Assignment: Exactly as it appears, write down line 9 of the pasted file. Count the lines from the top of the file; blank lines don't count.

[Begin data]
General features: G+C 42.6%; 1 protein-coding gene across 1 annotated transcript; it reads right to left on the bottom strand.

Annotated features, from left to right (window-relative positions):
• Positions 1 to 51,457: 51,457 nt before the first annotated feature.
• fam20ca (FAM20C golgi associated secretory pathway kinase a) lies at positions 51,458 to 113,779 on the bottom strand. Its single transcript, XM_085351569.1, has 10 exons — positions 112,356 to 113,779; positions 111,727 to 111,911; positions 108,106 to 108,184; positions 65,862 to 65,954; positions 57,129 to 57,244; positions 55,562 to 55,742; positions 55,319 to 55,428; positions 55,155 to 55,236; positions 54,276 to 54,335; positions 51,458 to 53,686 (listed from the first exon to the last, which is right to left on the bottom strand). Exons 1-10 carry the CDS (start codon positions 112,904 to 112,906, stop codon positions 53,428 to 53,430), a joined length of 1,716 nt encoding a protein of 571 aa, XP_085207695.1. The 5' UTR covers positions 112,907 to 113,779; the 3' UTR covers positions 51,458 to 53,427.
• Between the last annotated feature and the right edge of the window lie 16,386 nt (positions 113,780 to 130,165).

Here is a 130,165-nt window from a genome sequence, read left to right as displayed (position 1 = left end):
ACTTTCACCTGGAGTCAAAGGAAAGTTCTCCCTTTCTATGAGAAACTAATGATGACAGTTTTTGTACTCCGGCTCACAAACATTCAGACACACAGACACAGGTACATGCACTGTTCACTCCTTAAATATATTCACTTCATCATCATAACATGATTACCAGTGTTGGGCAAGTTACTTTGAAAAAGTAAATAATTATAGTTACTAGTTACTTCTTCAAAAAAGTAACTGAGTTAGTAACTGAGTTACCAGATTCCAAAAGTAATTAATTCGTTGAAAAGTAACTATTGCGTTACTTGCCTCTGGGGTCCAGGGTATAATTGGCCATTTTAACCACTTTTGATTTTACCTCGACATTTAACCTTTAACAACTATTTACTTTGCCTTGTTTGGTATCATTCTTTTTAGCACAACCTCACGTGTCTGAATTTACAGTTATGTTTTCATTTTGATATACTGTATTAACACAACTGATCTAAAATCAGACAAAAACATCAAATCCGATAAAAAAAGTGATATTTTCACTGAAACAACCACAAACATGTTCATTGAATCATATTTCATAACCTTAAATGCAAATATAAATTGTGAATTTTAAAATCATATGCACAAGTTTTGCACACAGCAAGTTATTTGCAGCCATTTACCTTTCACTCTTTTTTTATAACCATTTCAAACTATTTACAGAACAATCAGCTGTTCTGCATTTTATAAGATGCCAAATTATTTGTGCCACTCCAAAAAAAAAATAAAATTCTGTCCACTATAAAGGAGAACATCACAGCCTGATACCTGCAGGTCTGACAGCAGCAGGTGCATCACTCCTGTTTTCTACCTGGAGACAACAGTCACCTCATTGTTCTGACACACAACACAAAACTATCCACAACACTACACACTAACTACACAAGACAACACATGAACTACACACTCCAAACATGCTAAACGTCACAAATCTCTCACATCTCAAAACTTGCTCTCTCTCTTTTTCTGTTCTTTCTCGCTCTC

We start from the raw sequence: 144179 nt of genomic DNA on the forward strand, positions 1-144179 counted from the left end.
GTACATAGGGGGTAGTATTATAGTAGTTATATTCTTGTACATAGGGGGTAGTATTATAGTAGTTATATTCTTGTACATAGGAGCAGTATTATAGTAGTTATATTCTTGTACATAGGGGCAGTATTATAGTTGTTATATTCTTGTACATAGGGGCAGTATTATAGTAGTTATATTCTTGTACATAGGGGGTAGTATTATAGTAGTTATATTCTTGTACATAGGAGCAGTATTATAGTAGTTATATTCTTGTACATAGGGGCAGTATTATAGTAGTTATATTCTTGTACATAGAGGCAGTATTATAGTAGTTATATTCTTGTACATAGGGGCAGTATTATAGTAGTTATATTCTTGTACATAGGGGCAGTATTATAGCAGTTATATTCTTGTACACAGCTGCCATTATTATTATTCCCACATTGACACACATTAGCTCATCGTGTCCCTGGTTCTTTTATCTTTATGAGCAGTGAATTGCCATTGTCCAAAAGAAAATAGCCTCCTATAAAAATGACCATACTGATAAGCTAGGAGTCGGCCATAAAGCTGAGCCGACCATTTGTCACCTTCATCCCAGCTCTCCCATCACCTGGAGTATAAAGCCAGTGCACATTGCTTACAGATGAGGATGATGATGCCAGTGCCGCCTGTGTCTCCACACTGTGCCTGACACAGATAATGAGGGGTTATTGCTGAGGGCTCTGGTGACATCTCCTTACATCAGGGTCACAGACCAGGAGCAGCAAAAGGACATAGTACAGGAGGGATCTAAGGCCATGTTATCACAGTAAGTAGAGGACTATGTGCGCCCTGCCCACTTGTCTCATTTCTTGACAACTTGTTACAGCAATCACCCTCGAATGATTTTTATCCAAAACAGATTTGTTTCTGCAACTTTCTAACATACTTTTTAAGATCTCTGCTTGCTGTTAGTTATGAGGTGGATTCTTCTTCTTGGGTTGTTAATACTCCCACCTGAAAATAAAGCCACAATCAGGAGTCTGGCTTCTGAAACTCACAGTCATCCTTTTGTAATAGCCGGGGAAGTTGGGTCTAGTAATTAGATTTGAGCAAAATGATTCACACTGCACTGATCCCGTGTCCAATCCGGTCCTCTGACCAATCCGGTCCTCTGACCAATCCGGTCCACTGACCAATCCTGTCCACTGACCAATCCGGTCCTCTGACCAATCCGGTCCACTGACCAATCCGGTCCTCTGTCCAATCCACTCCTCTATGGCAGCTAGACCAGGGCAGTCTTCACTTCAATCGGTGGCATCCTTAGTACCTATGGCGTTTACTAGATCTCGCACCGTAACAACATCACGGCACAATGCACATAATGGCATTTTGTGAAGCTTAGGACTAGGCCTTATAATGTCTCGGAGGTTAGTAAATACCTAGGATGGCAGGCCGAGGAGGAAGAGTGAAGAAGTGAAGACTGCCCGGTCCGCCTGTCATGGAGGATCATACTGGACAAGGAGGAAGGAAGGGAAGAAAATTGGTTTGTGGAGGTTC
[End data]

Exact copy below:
GTACATAGGGGGTAGTATTATAGTAGTTATATTCTTGTACATAGGGGGTAGTATTATAGTAGTTATATTCTTGTACATAGGAGCAGTATTATAGTAGTTATATTCTTGTACATAGGGGCAGTATTATAGTTGTTATATTCTTGTACATAGGGGCAGTATTATAGTAGTTATATTCTTGTACATAGGGGGTAGTATTATAGTAGTTATATTCTTGTACATAGGAGCAGTATTATAGTAGTTATATTCTTGTACATAGGGGCAGTATTATAGTAGTTATATTCTTGTACATAGAGGCAGTATTATAGTAGTTATATTCTTGTACATAGGGGCAGTATTATAGTAGTTATATTCTTGTACATAGGGGCAGTATTATAGCAGTTATATTCTTGTACACAGCTGCCATTATTATTATTCCCACATTGACACACATTAGCTCATCGTGTCCCTGGTTCTTTTATCTTTATGAGCAGTGAATTGCCATTGTCCAAAAGAAAATAGCCTCCTATAAAAATGACCATACTGATAAGCTAGGAGTCGGCCATAAAGCTGAGCCGACCATTTGTCACCTTCATCCCAGCTCTCCCATCACCTGGAGTATAAAGCCAGTGCACATTGCTTACAGATGAGGATGATGATGCCAGTGCCGCCTGTGTCTCCACACTGTGCCTGACACAGATAATGAGGGGTTATTGCTGAGGGCTCTGGTGACATCTCCTTACATCAGGGTCACAGACCAGGAGCAGCAAAAGGACATAGTACAGGAGGGATCTAAGGCCATGTTATCACAGTAAGTAGAGGACTATGTGCGCCCTGCCCACTTGTCTCATTTCTTGACAACTTGTTACAGCAATCACCCTCGAATGATTTTTATCCAAAACAGATTTGTTTCTGCAACTTTCTAACATACTTTTTAAGATCTCTGCTTGCTGTTAGTTATGAGGTGGATTCTTCTTCTTGGGTTGTTAATACTCCCACCTGAAAATAAAGCCACAATCAGGAGTCTGGCTTCTGAAACTCACAGTCATCCTTTTGTAATAGCCGGGGAAGTTGGGTCTAGTAATTAGATTTGAGCAAAATGATTCACACTGCACTGATCCCGTGTCCAATCCGGTCCTCTGACCAATCCGGTCCTCTGACCAATCCGGTCCACTGACCAATCCTGTCCACTGACCAATCCGGTCCTCTGACCAATCCGGTCCACTGACCAATCCGGTCCTCTGTCCAATCCACTCCTCTATGGCAGCTAGACCAGGGCAGTCTTCACTTCAATCGGTGGCATCCTTAGTACCTATGGCGTTTACTAGATCTCGCACCGTAACAACATCACGGCACAATGCACATAATGGCATTTTGTGAAGCTTAGGACTAGGCCTTATAATGTCTCGGAGGTTAGTAAATACCTAGGATGGCAGGCCGAGGAGGAAGAGTGAAGAAGTGAAGACTGCCCGGTCCGCCTGTCATGGAGGATCATACTGGACAAGGAGGAAGGAAGGGAAGAAAATTGGTTTGTGGAGGTTC